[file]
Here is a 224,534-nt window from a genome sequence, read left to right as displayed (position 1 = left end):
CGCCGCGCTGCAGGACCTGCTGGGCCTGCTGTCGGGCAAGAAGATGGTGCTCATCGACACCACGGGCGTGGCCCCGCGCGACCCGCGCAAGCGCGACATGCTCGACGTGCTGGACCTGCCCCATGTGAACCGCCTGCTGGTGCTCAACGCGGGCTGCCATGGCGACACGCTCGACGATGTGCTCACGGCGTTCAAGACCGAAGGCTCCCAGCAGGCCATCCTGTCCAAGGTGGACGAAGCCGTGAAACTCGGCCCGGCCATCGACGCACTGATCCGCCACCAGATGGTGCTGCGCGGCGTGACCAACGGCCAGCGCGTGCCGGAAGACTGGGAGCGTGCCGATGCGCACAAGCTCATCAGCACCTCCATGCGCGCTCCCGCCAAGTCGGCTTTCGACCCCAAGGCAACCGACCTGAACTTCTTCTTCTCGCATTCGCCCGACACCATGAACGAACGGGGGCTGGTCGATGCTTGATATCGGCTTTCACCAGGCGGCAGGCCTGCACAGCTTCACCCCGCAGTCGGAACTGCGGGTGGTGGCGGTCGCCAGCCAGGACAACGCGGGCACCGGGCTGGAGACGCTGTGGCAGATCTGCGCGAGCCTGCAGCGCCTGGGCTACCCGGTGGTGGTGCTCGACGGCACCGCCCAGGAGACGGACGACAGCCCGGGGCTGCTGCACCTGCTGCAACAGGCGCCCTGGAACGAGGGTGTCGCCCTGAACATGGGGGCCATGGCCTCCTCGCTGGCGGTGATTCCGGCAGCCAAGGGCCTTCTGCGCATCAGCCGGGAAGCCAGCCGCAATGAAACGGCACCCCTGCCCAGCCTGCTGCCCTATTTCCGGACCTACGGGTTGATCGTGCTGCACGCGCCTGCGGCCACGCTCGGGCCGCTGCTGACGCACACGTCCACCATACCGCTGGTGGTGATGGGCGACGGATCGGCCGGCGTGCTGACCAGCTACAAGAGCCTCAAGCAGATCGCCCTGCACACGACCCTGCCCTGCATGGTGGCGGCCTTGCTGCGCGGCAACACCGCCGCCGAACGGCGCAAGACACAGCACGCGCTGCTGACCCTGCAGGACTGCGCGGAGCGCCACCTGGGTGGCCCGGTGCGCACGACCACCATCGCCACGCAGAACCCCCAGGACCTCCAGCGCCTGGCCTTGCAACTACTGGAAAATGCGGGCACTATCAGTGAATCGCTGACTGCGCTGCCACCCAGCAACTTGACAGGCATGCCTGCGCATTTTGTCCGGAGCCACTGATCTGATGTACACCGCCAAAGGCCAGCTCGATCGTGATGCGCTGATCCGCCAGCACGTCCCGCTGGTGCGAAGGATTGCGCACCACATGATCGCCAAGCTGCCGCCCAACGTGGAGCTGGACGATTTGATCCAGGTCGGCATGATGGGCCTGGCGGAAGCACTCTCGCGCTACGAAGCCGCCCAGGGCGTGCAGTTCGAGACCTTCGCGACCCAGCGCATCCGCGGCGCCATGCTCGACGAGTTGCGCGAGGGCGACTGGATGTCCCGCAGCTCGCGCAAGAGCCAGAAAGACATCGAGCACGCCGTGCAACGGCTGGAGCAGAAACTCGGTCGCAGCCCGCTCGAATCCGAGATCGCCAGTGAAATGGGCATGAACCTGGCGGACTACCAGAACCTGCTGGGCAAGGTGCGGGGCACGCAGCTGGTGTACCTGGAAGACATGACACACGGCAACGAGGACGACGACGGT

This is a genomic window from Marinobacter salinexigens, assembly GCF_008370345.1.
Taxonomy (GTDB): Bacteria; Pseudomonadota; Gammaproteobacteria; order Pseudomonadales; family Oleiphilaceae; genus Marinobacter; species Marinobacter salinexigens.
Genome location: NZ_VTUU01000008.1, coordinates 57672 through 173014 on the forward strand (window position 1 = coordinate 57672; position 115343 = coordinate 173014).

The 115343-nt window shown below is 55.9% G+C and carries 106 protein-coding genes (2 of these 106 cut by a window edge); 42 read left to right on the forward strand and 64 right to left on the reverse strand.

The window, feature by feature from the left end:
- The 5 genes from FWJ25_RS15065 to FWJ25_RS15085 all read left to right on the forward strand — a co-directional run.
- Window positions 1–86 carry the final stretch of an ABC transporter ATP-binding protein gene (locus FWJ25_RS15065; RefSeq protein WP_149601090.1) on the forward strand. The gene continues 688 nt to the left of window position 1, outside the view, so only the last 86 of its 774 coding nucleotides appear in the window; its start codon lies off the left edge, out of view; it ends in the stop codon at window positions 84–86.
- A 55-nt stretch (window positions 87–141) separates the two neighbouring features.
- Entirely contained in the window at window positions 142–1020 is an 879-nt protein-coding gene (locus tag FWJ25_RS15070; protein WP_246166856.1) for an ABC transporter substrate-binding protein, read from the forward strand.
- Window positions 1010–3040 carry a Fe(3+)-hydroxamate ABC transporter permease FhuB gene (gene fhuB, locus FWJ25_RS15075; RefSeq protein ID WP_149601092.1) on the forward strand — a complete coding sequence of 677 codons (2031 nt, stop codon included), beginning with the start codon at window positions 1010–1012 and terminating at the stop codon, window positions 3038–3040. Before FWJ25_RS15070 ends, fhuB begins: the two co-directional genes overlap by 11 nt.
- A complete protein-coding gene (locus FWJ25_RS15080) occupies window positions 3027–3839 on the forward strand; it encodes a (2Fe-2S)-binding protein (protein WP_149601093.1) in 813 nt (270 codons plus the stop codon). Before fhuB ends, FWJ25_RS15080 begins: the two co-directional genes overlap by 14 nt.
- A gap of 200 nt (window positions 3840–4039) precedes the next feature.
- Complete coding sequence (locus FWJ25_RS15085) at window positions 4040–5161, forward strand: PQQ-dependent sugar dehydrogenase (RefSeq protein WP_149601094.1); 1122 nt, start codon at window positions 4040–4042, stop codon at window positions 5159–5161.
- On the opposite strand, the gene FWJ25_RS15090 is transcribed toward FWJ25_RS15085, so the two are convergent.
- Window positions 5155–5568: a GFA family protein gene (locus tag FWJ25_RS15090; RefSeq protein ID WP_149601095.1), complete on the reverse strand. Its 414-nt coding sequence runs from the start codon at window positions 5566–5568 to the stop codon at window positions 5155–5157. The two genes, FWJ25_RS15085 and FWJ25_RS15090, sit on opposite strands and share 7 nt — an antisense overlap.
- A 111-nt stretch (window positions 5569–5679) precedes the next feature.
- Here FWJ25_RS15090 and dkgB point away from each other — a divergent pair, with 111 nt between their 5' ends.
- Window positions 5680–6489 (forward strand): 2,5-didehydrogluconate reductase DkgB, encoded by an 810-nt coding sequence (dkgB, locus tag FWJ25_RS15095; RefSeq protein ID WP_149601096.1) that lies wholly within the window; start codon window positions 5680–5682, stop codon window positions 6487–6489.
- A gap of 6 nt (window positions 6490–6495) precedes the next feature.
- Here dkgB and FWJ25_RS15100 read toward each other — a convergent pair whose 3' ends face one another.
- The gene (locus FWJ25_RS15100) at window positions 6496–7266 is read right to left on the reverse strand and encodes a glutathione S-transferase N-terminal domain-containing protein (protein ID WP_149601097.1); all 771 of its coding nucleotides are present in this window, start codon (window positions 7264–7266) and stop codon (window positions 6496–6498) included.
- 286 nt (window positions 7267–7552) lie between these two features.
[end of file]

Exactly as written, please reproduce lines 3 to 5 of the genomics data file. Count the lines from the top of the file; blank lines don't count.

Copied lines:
This is a genomic window from Marinobacter salinexigens, assembly GCF_008370345.1.
Taxonomy (GTDB): Bacteria; Pseudomonadota; Gammaproteobacteria; order Pseudomonadales; family Oleiphilaceae; genus Marinobacter; species Marinobacter salinexigens.
Genome location: NZ_VTUU01000008.1, coordinates 57672 through 173014 on the forward strand (window position 1 = coordinate 57672; position 115343 = coordinate 173014).